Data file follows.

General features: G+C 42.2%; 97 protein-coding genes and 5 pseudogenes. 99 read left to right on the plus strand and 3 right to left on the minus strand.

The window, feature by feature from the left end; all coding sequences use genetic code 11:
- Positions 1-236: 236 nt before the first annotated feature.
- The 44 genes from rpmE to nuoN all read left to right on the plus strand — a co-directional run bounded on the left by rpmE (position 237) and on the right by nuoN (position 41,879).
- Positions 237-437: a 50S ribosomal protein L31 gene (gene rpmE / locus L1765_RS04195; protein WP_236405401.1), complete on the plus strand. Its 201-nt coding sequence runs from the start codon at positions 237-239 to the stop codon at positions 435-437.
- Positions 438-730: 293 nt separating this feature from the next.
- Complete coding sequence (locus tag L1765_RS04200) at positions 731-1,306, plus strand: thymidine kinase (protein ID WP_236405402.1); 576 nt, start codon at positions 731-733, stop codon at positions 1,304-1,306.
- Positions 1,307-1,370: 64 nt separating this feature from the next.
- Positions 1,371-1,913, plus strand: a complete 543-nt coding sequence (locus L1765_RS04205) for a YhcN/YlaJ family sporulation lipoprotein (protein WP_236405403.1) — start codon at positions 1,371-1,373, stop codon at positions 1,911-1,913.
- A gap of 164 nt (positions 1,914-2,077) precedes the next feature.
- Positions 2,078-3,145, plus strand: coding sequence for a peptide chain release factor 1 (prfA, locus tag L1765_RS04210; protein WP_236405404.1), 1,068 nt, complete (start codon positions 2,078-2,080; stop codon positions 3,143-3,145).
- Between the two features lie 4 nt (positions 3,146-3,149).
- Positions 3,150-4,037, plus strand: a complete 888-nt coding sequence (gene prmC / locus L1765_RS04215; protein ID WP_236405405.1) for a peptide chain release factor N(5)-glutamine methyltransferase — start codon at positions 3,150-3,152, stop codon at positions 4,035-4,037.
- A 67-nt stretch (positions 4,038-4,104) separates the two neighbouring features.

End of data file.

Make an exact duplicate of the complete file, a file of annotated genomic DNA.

General features: G+C 42.2%; 97 protein-coding genes and 5 pseudogenes. 99 read left to right on the plus strand and 3 right to left on the minus strand.

The window, feature by feature from the left end; all coding sequences use genetic code 11:
- Positions 1-236: 236 nt before the first annotated feature.
- The 44 genes from rpmE to nuoN all read left to right on the plus strand — a co-directional run bounded on the left by rpmE (position 237) and on the right by nuoN (position 41,879).
- Positions 237-437: a 50S ribosomal protein L31 gene (gene rpmE / locus L1765_RS04195; protein WP_236405401.1), complete on the plus strand. Its 201-nt coding sequence runs from the start codon at positions 237-239 to the stop codon at positions 435-437.
- Positions 438-730: 293 nt separating this feature from the next.
- Complete coding sequence (locus tag L1765_RS04200) at positions 731-1,306, plus strand: thymidine kinase (protein ID WP_236405402.1); 576 nt, start codon at positions 731-733, stop codon at positions 1,304-1,306.
- Positions 1,307-1,370: 64 nt separating this feature from the next.
- Positions 1,371-1,913, plus strand: a complete 543-nt coding sequence (locus L1765_RS04205) for a YhcN/YlaJ family sporulation lipoprotein (protein WP_236405403.1) — start codon at positions 1,371-1,373, stop codon at positions 1,911-1,913.
- A gap of 164 nt (positions 1,914-2,077) precedes the next feature.
- Positions 2,078-3,145, plus strand: coding sequence for a peptide chain release factor 1 (prfA, locus tag L1765_RS04210; protein WP_236405404.1), 1,068 nt, complete (start codon positions 2,078-2,080; stop codon positions 3,143-3,145).
- Between the two features lie 4 nt (positions 3,146-3,149).
- Positions 3,150-4,037, plus strand: a complete 888-nt coding sequence (gene prmC / locus L1765_RS04215; protein ID WP_236405405.1) for a peptide chain release factor N(5)-glutamine methyltransferase — start codon at positions 3,150-3,152, stop codon at positions 4,035-4,037.
- A 67-nt stretch (positions 4,038-4,104) separates the two neighbouring features.